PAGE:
The situation is so complicated that the analysis cannot be reduced to George W. Bush’s framing of good versus evil or to a Filipino columnist’s beguiling commentary about a clash between the “old Iran” and the “new Iran.”


La Cumbia

Posted in Manuel Buencamino by uniffors on the June 19th, 2009

Ellen Tordesillas reports that Arroyo is taking a side trip to Cartagena, Colombia.

Cartagena, that’s where the cumbia comes from.

Cha-cha girl wants to do the cumbia on her way to Brazil where she will do the bossa nova.

Ellen also said that Gloria’s plane will do a brief stop-over in San Francisco. If the rumors about her husband are true, he won’t be arrested as long as he stays in the plane because it’s Philippine territory.

Wouldn’t it be great if, during the stop-over, the aircraft maintenence crew finds something that will require some repairs and everyone on board has to disembark for a few hours? Then we will know if Gloria’s husband is really wanted for questioning by the FBI. I wonder if the consulate will send a car to the airport so FG can sit inside the diplomatic car while the plane undergoes repairs.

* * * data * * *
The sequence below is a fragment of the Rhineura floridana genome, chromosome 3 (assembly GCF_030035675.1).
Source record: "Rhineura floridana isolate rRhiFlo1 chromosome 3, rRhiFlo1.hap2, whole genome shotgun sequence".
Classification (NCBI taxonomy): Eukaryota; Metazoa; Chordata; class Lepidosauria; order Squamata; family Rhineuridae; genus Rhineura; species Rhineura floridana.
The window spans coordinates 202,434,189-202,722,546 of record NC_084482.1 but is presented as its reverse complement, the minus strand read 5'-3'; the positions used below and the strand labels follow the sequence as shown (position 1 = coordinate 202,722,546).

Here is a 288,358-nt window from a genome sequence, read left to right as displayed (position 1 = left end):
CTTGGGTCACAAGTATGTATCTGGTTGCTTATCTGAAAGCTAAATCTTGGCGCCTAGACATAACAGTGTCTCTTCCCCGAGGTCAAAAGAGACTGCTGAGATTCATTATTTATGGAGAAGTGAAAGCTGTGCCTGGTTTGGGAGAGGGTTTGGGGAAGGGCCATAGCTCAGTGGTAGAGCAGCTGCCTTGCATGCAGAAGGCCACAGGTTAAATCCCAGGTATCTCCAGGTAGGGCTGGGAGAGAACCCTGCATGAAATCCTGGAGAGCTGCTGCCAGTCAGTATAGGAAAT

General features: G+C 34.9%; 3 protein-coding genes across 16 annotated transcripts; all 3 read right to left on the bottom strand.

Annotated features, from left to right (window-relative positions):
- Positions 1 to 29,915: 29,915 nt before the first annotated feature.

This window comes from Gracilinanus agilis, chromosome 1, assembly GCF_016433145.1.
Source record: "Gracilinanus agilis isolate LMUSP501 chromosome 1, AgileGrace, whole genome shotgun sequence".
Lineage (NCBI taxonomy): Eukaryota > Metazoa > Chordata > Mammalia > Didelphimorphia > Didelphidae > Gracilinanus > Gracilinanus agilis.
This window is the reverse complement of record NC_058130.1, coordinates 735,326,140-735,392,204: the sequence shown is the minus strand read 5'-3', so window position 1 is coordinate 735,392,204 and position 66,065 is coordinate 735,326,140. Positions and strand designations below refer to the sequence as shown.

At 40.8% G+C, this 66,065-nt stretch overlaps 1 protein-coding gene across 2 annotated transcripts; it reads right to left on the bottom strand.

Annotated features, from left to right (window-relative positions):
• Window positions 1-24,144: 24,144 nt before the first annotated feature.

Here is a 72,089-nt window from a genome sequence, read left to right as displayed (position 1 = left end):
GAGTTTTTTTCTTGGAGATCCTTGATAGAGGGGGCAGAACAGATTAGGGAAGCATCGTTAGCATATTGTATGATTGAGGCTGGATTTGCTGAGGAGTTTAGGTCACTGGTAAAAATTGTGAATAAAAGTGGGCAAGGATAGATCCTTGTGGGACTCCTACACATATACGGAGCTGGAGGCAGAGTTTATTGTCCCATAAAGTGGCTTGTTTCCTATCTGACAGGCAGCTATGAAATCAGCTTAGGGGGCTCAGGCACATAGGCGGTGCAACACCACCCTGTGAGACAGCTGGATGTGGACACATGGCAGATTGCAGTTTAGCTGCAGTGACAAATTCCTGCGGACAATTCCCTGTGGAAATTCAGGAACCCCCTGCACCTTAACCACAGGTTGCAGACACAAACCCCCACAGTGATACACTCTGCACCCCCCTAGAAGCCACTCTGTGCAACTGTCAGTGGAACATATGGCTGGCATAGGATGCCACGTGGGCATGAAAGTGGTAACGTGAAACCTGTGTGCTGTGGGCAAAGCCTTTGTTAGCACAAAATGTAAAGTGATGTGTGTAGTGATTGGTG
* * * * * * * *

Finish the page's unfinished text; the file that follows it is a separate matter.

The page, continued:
Second opinion

Posted in Manuel Buencamino by uniffors on the June 18th, 2009

“While the Court has taken an increasingly liberal approach to the rule of Locus Standi, it is not an open invitation for the ignorant and the ignoble to file petitions that prove nothing but their cerebral deficit.” – The Supreme Court to Oliver Lozano on his case against HR1109

And Lozano filed a motion for reconsideration!

Reminds me of the guy who went to his proctologist for a prostrate exam…

Doctor sticks a finger up his ass, probes around and says, “I’ve got bad news for you, you’ve got prostrate cancer.”

Guy says, “Doc, I want a second opinion.”

Doctor says, “Okay, if that’s what you want.” And sticks a second finger up his ass.

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Gloria’s friend

Posted in Manuel Buencamino by uniffors on the June 17th, 2009

My column in today’s Business Mirror

    Gloria’s Fantasyland

    In the news last month was the opening of a multibillion-peso amusement park in Dapitan City, Zamboanga del Norte. Called Gloria’s Fantasyland, the amusement park promises children fun and excitement with the choco-cup ride, the midi-flume ride, the carousel, the swinger, the Apollo, the minitrain, a giant roller coaster, a horror house, and interactive rides like Happy Journey, Fight Shark, World of War and Telecombat.

    Gloria’s Fantasyland is owned by Romeo Jalosjos, a former congressman convicted of two counts of statutory rape and six counts of acts of lasciviousness against an 11-year-old girl.

    I know…my steaming-hot morning coffee went shooting out of my nose, too.